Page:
Fighter Weapons Instructor Course trains Canada’s elite

FWIC Course Leadership
Left to right: Lieutenant-Colonel LM Wappler, Canadian Element NORAD Commanding Officer; Captain SB Maurer, Course Director, Fighter Weapons Instructor Course Aerospace Control Component; Colonel GJ Leist, Western Air Defense Sector Commander; Colonel B Bossellmann, 225th Air Defense Squadron Commander. Photo: The Courier

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Captain Scott B. Maurer with Capt Mat Strong – The Courier

The Royal Canadian Air Force’s (RCAF’s) Fighter Weapons Instructor Course (FWIC) took part in an exercise with the American 225th Air Defense Squadron at Joint Base Lewis-McChord, Washington, from February 23 to March 23.

The United States Air Force (USAF)’s 225th Air Defense Squadron is part of the Western Air Defense Sector (WADS). The FWIC’s Aerospace Control (AEC) candidates worked alongside operators from 12e Escadron du Radar from Bagotville, Canadian Fleet Pacific, and USAF Air Battle Managers. The training used WADS’s integrated network of communications and battle control systems to control counter-air sorties flown by the FWIC Fighter Pilot component over the Gulf of Mexico.

“The outstanding support of the 225th Air Defense Squadron and WADS was crucial to the successful execution of this critical phase of FWIC,” said Captain Scott Maurer, course director of FWIC’s AEC component.

The counter-air phase was the first time the candidates executed a live mission at the FWIC standard.

“This phase of the course is by far the most formative, and demands extensive resources, dedication, and effort from candidates, instructors, and supporting units,” Capt Maurer said.

FWIC is the pinnacle of the RCAF’s fighter pilot and AEC tactical training. It is the equivalent of a graduate-level education, and it is how the RCAF Fighter Pilot and Tactical Command and Control fleets train their foremost tactical and standards experts.

While operating at WADS, the FWIC candidates honed their skills in weapons control, battle management, identification, and surveillance – some of the functions they will be expected to perform as experts once they return to the Theatre Air Control System (TACS) as FWIC graduates.

A typical day during this phase of the course includes several hours of mission planning with FWIC fighter pilot candidates, briefing and instructing a simulated student, execution of the mission, deconstructing the completed mission, debriefing the student, and studying to prepare for the following day.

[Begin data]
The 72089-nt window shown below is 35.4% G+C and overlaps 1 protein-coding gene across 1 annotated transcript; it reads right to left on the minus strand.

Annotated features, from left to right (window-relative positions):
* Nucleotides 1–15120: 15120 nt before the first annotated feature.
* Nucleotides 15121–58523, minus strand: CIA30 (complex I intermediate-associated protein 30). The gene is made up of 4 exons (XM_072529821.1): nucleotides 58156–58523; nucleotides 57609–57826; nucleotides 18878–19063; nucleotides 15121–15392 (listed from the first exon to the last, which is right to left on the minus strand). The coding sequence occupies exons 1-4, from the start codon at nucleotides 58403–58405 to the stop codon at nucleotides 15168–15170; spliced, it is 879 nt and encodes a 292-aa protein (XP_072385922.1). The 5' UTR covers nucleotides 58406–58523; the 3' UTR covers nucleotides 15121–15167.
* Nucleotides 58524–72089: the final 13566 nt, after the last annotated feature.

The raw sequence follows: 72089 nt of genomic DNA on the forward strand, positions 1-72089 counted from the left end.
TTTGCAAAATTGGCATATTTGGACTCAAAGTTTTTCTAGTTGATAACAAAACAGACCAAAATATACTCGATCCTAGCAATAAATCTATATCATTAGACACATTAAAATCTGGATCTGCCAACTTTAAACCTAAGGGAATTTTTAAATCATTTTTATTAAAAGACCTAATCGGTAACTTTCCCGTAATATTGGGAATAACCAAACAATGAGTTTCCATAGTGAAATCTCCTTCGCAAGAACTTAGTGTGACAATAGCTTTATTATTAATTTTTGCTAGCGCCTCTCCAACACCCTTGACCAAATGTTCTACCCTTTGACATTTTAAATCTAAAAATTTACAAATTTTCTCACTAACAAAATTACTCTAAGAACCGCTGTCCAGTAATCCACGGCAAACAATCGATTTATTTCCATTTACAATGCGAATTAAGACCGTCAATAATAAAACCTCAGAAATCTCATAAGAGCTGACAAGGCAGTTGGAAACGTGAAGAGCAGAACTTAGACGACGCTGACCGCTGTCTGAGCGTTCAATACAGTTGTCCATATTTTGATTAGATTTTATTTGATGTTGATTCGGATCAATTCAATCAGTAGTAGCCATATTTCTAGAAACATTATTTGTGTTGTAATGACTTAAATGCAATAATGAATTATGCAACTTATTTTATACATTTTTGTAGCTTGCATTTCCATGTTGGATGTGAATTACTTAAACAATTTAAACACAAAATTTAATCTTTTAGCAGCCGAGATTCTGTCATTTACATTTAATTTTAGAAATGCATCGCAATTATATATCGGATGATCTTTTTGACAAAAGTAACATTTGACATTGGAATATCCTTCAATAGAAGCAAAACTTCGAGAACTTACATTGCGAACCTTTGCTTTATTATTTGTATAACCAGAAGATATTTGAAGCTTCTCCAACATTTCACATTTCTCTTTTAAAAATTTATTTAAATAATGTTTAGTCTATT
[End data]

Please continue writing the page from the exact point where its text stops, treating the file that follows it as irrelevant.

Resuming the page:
After the month-long counter-air phase at WADS, the FWIC candidates will move on to the counter-land and integration phases at 4 Wing Cold Lake.

What is FWIC?

Fighter pilots and AEC officers selected for FWIC are already among the most proficient operators within their fleets. The course is designed to replicate the challenges of modern air combat, and is delivered along three main lines:

  • Academics: Candidates are expected to arrive with a comprehensive knowledge of weapons systems, tactics and doctrine. Once FWIC begins, candidates are exposed to highly detailed academics to expand, retain, and apply their knowledge in the resolution of complex tactical problems.
  • Execution: The practical element of FWIC includes complex counter-air, counter-land, and integration mission sets. Candidates have at least one dedicated FWIC instructor to monitor and critique every aspect of their execution. The goal is to produce the most proficient fighter pilots and AEC officers in the RCAF.
  • Instruction: Candidates are trained to be humble, credible, and approachable instructors, and their unit’s authority on weapons, tactics, instructional theory and standards. Through various exercises, candidates are required to apply instruction techniques and learning theory. By the end of the course, candidates are expected to be able to teach all mission sets and skills pertaining to their jobs.
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